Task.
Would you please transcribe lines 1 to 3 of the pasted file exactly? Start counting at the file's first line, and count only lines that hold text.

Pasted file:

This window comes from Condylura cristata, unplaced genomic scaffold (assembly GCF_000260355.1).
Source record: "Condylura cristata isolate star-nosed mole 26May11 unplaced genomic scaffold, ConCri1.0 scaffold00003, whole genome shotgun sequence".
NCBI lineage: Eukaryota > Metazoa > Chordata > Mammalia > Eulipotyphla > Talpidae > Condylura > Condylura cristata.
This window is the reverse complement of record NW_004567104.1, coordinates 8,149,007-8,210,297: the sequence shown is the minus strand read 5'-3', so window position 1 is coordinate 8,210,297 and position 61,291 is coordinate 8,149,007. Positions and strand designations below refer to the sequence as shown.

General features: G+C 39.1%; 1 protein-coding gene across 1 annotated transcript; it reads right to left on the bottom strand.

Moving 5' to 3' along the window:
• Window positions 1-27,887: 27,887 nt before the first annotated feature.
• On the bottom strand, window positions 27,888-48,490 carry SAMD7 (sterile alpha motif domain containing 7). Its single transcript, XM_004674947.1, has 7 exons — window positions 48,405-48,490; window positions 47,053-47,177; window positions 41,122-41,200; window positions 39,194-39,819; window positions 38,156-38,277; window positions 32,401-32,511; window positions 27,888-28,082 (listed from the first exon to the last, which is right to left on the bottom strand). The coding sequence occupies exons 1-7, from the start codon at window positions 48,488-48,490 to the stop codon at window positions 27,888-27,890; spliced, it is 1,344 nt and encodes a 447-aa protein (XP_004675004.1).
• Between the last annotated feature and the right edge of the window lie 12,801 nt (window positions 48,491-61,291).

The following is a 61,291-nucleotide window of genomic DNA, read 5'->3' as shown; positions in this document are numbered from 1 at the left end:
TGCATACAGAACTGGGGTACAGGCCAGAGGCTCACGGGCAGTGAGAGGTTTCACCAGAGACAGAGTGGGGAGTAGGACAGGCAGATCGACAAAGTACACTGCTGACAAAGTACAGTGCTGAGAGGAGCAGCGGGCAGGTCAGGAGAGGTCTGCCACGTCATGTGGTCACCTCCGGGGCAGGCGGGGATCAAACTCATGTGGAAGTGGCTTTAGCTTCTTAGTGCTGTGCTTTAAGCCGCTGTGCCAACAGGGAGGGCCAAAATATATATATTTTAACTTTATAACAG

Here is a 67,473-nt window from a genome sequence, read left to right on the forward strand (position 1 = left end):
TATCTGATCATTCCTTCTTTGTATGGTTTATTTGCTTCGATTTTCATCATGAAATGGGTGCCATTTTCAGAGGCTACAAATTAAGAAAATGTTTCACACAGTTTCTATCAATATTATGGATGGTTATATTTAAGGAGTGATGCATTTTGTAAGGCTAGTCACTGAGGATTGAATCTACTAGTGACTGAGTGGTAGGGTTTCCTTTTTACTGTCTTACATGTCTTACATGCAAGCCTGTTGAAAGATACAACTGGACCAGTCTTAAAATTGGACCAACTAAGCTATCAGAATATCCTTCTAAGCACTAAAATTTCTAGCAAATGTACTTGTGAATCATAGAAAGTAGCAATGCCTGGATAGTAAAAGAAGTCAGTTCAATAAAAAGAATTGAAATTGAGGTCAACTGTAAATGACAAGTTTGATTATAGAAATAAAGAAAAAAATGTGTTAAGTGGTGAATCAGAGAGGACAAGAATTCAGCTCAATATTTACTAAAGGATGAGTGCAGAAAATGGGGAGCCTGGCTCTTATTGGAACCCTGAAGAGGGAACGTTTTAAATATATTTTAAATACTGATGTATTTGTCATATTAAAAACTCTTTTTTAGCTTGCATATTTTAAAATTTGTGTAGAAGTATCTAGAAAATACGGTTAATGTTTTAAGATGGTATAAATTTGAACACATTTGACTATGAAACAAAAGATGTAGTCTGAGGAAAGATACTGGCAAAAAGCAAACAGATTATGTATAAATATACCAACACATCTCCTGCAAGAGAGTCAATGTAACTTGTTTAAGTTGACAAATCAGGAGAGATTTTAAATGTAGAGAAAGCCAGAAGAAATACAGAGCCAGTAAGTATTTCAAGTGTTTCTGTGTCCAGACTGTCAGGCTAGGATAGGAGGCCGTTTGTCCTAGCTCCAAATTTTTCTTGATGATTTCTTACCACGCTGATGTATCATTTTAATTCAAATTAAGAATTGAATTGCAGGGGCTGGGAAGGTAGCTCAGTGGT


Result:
This window comes from Condylura cristata, unplaced genomic scaffold (assembly GCF_000260355.1).
Source record: "Condylura cristata isolate star-nosed mole 26May11 unplaced genomic scaffold, ConCri1.0 scaffold00003, whole genome shotgun sequence".
NCBI lineage: Eukaryota > Metazoa > Chordata > Mammalia > Eulipotyphla > Talpidae > Condylura > Condylura cristata.